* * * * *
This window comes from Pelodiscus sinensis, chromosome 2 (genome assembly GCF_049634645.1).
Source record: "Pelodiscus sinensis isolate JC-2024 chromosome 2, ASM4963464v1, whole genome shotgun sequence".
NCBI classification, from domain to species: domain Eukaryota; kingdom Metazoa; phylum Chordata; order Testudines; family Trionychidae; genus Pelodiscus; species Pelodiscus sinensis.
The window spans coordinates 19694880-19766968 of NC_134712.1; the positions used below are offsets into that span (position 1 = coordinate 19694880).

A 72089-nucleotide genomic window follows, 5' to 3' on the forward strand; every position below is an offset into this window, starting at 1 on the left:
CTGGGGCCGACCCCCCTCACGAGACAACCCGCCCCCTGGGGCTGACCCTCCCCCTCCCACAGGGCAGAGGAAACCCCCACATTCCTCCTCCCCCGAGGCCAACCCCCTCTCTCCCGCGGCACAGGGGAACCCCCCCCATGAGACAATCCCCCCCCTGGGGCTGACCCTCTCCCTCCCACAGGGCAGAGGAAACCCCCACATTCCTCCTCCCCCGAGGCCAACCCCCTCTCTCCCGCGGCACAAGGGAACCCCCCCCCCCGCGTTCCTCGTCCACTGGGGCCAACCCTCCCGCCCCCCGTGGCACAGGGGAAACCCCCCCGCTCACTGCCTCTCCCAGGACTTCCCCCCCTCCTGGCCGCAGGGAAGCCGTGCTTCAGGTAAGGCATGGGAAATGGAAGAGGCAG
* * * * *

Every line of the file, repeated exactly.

This window comes from Pelodiscus sinensis, chromosome 2 (genome assembly GCF_049634645.1).
Source record: "Pelodiscus sinensis isolate JC-2024 chromosome 2, ASM4963464v1, whole genome shotgun sequence".
NCBI classification, from domain to species: domain Eukaryota; kingdom Metazoa; phylum Chordata; order Testudines; family Trionychidae; genus Pelodiscus; species Pelodiscus sinensis.
The window spans coordinates 19694880-19766968 of NC_134712.1; the positions used below are offsets into that span (position 1 = coordinate 19694880).

A 72089-nucleotide genomic window follows, 5' to 3' on the forward strand; every position below is an offset into this window, starting at 1 on the left:
CTGGGGCCGACCCCCCTCACGAGACAACCCGCCCCCTGGGGCTGACCCTCCCCCTCCCACAGGGCAGAGGAAACCCCCACATTCCTCCTCCCCCGAGGCCAACCCCCTCTCTCCCGCGGCACAGGGGAACCCCCCCCATGAGACAATCCCCCCCCTGGGGCTGACCCTCTCCCTCCCACAGGGCAGAGGAAACCCCCACATTCCTCCTCCCCCGAGGCCAACCCCCTCTCTCCCGCGGCACAAGGGAACCCCCCCCCCCGCGTTCCTCGTCCACTGGGGCCAACCCTCCCGCCCCCCGTGGCACAGGGGAAACCCCCCCGCTCACTGCCTCTCCCAGGACTTCCCCCCCTCCTGGCCGCAGGGAAGCCGTGCTTCAGGTAAGGCATGGGAAATGGAAGAGGCAG